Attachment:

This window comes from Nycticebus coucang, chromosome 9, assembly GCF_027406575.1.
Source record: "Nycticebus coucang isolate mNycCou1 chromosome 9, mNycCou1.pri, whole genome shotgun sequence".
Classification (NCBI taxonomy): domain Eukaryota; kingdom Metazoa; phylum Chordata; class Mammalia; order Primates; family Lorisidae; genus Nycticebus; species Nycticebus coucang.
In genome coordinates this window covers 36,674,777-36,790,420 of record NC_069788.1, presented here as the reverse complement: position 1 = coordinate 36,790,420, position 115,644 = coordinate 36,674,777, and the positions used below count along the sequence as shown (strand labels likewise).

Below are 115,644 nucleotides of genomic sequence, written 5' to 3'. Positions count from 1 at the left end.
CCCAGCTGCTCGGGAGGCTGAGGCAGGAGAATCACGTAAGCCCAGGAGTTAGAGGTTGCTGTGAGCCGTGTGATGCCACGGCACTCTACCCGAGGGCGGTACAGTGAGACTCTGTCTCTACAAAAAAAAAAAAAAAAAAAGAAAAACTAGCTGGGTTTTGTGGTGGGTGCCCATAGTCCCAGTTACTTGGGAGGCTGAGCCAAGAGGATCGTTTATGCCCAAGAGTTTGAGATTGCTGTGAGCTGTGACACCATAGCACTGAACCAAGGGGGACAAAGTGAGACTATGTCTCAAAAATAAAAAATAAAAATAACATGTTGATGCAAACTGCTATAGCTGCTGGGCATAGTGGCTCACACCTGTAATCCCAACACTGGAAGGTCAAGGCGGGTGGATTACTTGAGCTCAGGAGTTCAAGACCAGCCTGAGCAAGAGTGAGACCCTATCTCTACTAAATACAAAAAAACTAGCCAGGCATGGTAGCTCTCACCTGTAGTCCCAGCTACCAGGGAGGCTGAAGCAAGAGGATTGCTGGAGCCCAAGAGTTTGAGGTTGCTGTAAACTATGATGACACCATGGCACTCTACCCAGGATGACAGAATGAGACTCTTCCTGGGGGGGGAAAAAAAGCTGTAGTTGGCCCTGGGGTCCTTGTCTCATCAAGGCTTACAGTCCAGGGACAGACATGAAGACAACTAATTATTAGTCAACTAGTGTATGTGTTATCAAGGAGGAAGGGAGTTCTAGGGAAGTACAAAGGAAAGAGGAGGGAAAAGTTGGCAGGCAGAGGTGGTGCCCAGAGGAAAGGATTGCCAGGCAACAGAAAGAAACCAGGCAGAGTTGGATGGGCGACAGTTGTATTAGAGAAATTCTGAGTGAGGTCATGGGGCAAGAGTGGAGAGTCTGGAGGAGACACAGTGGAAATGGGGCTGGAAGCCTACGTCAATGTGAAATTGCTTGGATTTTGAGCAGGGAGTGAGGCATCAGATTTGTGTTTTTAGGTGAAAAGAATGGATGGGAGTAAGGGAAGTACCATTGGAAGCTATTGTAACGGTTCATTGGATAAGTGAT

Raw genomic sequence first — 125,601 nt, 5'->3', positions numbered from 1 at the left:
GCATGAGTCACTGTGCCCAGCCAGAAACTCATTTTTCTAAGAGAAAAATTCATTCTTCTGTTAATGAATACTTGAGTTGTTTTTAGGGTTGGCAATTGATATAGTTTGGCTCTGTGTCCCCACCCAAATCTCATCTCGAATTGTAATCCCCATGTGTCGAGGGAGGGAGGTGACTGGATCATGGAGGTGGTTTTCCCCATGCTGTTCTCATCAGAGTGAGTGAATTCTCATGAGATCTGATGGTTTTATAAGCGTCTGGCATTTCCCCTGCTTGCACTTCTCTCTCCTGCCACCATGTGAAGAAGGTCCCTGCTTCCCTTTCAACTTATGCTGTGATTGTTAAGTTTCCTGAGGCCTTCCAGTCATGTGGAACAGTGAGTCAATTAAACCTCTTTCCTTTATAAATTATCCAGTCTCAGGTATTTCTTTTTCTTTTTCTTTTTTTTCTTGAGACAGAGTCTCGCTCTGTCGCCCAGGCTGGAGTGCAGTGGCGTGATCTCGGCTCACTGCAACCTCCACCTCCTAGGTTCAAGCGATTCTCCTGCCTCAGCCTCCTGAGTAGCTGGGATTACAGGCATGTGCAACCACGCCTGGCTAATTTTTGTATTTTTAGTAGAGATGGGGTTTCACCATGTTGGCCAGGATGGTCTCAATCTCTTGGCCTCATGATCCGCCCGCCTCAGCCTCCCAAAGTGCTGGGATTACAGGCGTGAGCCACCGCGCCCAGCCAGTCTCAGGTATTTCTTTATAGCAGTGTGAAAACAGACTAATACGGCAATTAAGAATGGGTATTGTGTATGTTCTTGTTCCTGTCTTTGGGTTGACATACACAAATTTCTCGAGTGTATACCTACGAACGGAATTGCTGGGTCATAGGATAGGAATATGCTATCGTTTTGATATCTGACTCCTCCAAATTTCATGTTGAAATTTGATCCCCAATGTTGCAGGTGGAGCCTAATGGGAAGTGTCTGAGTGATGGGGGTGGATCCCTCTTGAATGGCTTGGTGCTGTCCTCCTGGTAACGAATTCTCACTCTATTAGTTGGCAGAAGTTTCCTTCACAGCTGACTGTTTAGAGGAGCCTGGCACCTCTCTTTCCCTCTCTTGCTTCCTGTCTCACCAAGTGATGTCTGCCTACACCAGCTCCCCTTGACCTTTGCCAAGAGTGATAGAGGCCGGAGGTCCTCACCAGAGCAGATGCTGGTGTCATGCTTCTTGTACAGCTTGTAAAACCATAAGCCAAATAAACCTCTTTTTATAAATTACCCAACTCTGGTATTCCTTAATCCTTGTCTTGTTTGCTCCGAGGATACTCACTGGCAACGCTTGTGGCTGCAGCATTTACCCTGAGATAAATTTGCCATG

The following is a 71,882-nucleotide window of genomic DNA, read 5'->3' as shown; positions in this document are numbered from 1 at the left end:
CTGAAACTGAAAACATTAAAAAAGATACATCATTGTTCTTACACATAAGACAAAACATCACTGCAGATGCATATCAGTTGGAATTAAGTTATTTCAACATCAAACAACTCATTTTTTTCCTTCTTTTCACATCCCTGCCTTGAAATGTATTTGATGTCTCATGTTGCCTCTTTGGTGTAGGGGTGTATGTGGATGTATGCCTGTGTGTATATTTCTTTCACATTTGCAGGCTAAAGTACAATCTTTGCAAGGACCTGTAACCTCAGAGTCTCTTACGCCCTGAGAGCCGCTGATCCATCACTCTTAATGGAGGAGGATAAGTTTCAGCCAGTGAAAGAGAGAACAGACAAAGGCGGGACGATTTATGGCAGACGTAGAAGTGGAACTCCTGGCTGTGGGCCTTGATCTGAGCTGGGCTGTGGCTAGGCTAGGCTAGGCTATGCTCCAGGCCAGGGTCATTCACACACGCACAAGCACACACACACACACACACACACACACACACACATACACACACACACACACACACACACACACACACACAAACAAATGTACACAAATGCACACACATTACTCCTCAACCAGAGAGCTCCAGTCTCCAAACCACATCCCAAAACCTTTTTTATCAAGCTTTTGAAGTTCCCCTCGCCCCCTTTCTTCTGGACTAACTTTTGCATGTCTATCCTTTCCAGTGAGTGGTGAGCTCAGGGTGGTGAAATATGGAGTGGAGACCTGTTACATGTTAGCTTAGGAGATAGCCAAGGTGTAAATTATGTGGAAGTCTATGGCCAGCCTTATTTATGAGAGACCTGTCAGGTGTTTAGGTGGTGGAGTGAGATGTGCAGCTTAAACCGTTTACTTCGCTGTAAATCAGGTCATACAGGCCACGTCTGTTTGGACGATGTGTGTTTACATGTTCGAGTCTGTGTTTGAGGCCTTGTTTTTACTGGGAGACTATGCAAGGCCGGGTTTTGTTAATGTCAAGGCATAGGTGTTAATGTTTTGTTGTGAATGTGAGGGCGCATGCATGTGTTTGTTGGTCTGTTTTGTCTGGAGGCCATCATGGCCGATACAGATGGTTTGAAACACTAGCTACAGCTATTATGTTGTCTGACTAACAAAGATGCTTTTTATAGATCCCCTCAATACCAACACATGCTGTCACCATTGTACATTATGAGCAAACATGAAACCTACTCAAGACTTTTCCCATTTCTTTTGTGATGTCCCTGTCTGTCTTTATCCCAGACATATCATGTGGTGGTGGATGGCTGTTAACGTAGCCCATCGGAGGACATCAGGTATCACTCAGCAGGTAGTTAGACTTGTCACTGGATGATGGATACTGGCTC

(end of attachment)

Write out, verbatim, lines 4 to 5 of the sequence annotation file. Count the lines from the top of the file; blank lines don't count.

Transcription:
In genome coordinates this window covers 36,674,777-36,790,420 of record NC_069788.1, presented here as the reverse complement: position 1 = coordinate 36,790,420, position 115,644 = coordinate 36,674,777, and the positions used below count along the sequence as shown (strand labels likewise).

Below are 115,644 nucleotides of genomic sequence, written 5' to 3'. Positions count from 1 at the left end.